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Cardinals Come Home

September 25, 2018

Hundreds of St. John Fisher College alumni flocked to campus for Homecoming Weekend 2018. Among them were Bob Moline ’68, Kevin Kane ’88, Therese Steinhoff ’98, and Lisa Famiglietti ’08. Each had varied experiences on campus, but there was one theme that ran strong in their lives at Fisher: family.

Members of the Class of 1968 celebrate their 50th Reunion at the Homecoming Weekend football game.

“I was able to meet some of my best friends at college. Our lives have taken us all over the country, but that doesn’t matter. When we get together, it is like no time has passed,” said Famiglietti, who has returned for reunion weekends eight out of the 10 years she’s been an alumna.

Lisa Famiglietti '08 (right) and Chris Keyes '10 (left) were honored during the Ten Under 10 Awards.

Lisa Famiglietti '08 (right) and Chris Keyes '10 (left) were honored during the Ten Under 10 Awards.

With an impressive resume of volunteerism in the community, professional accomplishments through her position at WXXI, and service to the College, it’s no surprise Famiglietti was among those honored at the Ten Under 10 Awards. 

“Not only do I love Fisher, but I love Rochester. I didn’t know how special Rochester was to me until I moved away,” she said. “Most days you just go about your business and think that no one is noticing the work you do, so to be recognized for my contribution to my workplace and community is really special.”

No stranger to campus, she remains an ever-involved alumna, attending networking events, football games, and other College activities.

“Seeing the students walking to and from class now, I sometimes wonder if they know how this place is going to change their lives and how lucky we are to have a Fisher family,” she said.

President Rooney with Bob Moline '68 at the 50th Reunion pinning ceremony.

President Rooney with Bob Moline '68 at the 50th Reunion pinning ceremony.

For Moline, Homecoming Weekend brought an equally momentous occasion, as he celebrated his 50th reunion. Among the activities was a reception at the President’s Residence and the Class of 1968 Dinner and Pinning Ceremony.

“Being on campus is always a great experience, but to be there with lifelong and long-lost classmates made it special,” he said. “The memories generated laughs and many sorrowful moments, as there was probably never a more tumultuous year in our country’s history than 1968.”

While Moline spent nearly a decade on campus working in the Office of Institutional Advancement, he still marvels at the changes Fisher has undergone since his days as an undergraduate.

“When we graduated, there were eight buildings in total with two small white houses,” he recalled. “To see the campus today with all the buildings and facilities in places that seem to be perfect fits gives us all a great sense of pride.”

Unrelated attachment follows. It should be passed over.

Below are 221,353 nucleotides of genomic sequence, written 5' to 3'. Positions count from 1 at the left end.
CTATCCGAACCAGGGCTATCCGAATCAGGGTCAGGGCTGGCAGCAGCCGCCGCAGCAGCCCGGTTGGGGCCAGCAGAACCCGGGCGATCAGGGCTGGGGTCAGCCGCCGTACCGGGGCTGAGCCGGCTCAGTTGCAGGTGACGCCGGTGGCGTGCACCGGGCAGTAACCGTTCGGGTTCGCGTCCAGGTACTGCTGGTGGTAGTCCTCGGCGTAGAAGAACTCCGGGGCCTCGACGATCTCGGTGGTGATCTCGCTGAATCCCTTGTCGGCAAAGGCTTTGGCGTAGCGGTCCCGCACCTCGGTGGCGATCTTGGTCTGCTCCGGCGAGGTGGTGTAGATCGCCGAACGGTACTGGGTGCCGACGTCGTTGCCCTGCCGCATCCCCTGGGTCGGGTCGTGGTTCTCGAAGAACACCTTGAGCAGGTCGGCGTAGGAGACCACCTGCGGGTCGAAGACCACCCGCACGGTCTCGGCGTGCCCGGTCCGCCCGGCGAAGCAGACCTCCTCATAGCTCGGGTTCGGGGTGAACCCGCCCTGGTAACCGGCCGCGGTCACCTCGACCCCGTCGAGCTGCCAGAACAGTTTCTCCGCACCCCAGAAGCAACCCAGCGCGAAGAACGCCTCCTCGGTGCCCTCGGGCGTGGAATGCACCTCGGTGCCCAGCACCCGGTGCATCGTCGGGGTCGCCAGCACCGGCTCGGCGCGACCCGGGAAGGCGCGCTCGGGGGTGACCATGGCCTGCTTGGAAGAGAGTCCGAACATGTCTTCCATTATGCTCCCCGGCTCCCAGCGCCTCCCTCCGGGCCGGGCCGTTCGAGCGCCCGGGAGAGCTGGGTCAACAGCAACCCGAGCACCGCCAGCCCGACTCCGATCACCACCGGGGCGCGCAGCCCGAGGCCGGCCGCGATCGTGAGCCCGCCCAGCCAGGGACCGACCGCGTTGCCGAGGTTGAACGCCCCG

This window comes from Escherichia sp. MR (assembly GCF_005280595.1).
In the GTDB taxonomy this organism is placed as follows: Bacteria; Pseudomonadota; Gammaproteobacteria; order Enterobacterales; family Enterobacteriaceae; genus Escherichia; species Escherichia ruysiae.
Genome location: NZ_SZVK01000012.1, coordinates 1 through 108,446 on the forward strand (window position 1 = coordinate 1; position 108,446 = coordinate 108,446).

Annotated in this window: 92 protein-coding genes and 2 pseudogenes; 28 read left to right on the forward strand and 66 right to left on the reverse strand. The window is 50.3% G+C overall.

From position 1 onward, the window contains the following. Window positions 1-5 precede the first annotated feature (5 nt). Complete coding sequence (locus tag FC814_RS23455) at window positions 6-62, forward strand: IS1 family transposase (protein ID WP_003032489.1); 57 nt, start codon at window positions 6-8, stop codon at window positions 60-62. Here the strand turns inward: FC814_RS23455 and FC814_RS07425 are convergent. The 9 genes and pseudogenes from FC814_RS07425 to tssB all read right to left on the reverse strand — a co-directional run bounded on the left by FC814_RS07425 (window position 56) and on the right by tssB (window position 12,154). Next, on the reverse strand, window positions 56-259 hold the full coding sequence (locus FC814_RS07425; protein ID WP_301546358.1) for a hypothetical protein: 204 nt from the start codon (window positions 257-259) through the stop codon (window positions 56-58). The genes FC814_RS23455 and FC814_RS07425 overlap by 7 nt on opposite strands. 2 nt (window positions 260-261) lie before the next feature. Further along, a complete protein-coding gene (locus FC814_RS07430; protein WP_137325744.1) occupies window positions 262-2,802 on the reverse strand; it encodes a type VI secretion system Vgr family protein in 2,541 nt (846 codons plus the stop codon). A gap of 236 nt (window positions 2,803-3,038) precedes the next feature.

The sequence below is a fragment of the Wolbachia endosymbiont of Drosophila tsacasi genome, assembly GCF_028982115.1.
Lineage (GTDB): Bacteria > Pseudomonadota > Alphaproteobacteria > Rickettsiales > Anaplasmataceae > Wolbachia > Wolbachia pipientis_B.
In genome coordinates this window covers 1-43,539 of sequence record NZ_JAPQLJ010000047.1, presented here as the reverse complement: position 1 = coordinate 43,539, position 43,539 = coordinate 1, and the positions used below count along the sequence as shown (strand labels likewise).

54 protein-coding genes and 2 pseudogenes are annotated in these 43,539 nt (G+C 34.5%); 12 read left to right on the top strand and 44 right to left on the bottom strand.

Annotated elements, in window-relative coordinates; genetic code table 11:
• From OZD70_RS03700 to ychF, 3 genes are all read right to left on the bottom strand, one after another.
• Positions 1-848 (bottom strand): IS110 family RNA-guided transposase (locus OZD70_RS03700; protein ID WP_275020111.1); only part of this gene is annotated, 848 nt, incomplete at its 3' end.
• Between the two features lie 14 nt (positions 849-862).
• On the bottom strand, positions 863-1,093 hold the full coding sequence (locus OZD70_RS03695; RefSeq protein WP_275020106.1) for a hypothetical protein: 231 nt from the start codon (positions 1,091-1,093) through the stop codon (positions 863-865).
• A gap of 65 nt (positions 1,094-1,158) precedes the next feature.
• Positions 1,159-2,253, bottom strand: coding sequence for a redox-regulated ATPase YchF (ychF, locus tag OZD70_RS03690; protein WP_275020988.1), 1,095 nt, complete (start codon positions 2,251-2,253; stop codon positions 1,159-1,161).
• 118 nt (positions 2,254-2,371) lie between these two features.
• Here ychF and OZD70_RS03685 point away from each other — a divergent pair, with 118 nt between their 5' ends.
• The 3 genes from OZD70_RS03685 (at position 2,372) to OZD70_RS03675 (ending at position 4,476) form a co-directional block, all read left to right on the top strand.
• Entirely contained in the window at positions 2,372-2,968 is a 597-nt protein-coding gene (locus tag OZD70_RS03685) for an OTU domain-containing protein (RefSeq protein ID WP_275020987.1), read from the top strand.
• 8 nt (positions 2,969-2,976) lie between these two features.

Kevin Kane '88 with fellow graduates of the 1980s.

Kevin Kane '88 with fellow graduates of the 1980s.

As an adjunct professor, Kane keeps well-informed of campus happenings and is a frequent mentor to Fisher students looking to break into the communications and public relations fields. But returning as an alumnus for Homecoming was an opportunity to reflect on his time in college with peers, reminiscing about the location of the old Basil Hall pond, or pointing out spots where they would sit on the lawn for classes on particularly warm days.

“The best part was attending mass in the new chapel with two of the priests who helped shape us as better people who hopefully are making a difference today: Fr. Joe Trovato and Fr. Paul English,” he said. “Fr. Joe’s sermons especially resonated with today’s students ... and us older folks, too!”

Steinhoff, a resident of St. Paul, Minnesota, returned to Fisher for the first time in a decade.

Therese Steinhoff (center) with members of the Class of 1998.

Therese Steinhoff (center) with members of the Class of 1998.

“Walking up the stairs at Haffey brought back so many great memories,” said Steinhoff, who lived in the building all four years of her college career. “Even though a lot of the campus has changed, the residence hall retained the same look and feel of when I lived there. I am still close with a lot of the people I lived with. It was where we met, lived, and learned together.”

Steinhoff said it was nice to take a break from life’s busy activities to catch up with her friends and meet their families over food and drinks at Shooters and during the Alumni Brunch in Cleary Auditorium.

“We did not have cell phones and the internet was in its infancy when we were in college, so hanging out was our ‘FaceTime,’” she said. “Even today there is no replacement for lounging around and talking face to face with your friends. I like that we were able to pick up where we left off. The dynamics of the group hadn’t changed at all.”

Calling Fisher her “happy place,” she believes the opportunities Fisher afforded her and her classmates have served them well in life, personally and professionally.

“For me, it was the people that I learned and lived alongside that made my Fisher experience the great one it was,” she said.

That’s a feeling Kane experienced a decade earlier.

“Once a Fisher person, always one in spirit and service (and maybe a little bit in humor too),” he said. “Though most of the alums I keep in contact with are distant in location, they remain close in heart and are family...always.”